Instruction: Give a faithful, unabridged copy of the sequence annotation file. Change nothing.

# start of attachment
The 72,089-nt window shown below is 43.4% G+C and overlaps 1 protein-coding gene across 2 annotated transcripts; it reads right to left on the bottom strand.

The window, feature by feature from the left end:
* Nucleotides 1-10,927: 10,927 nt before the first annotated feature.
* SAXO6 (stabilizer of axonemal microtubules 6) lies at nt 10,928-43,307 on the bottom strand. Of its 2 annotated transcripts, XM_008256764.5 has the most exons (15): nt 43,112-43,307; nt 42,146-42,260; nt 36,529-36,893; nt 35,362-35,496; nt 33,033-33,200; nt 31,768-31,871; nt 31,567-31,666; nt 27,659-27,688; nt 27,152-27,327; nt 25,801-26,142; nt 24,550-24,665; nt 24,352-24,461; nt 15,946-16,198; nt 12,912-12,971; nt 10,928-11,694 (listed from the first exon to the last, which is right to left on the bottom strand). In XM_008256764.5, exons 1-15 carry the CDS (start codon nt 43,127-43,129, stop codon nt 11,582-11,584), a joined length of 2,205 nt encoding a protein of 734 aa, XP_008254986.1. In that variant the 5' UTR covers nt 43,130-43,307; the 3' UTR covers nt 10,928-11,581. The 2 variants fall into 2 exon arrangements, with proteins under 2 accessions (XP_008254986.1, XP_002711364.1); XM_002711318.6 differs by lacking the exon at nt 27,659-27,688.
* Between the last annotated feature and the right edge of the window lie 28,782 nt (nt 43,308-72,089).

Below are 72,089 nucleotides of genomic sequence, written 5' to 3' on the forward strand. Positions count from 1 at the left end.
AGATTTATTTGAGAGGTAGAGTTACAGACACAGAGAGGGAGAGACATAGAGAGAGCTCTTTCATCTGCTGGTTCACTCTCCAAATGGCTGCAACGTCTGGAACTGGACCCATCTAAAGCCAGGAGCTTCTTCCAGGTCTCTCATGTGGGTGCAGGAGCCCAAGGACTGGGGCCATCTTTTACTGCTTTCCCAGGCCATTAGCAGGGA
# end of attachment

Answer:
The 72,089-nt window shown below is 43.4% G+C and overlaps 1 protein-coding gene across 2 annotated transcripts; it reads right to left on the bottom strand.

The window, feature by feature from the left end:
* Nucleotides 1-10,927: 10,927 nt before the first annotated feature.
* SAXO6 (stabilizer of axonemal microtubules 6) lies at nt 10,928-43,307 on the bottom strand. Of its 2 annotated transcripts, XM_008256764.5 has the most exons (15): nt 43,112-43,307; nt 42,146-42,260; nt 36,529-36,893; nt 35,362-35,496; nt 33,033-33,200; nt 31,768-31,871; nt 31,567-31,666; nt 27,659-27,688; nt 27,152-27,327; nt 25,801-26,142; nt 24,550-24,665; nt 24,352-24,461; nt 15,946-16,198; nt 12,912-12,971; nt 10,928-11,694 (listed from the first exon to the last, which is right to left on the bottom strand). In XM_008256764.5, exons 1-15 carry the CDS (start codon nt 43,127-43,129, stop codon nt 11,582-11,584), a joined length of 2,205 nt encoding a protein of 734 aa, XP_008254986.1. In that variant the 5' UTR covers nt 43,130-43,307; the 3' UTR covers nt 10,928-11,581. The 2 variants fall into 2 exon arrangements, with proteins under 2 accessions (XP_008254986.1, XP_002711364.1); XM_002711318.6 differs by lacking the exon at nt 27,659-27,688.
* Between the last annotated feature and the right edge of the window lie 28,782 nt (nt 43,308-72,089).

Below are 72,089 nucleotides of genomic sequence, written 5' to 3' on the forward strand. Positions count from 1 at the left end.
AGATTTATTTGAGAGGTAGAGTTACAGACACAGAGAGGGAGAGACATAGAGAGAGCTCTTTCATCTGCTGGTTCACTCTCCAAATGGCTGCAACGTCTGGAACTGGACCCATCTAAAGCCAGGAGCTTCTTCCAGGTCTCTCATGTGGGTGCAGGAGCCCAAGGACTGGGGCCATCTTTTACTGCTTTCCCAGGCCATTAGCAGGGA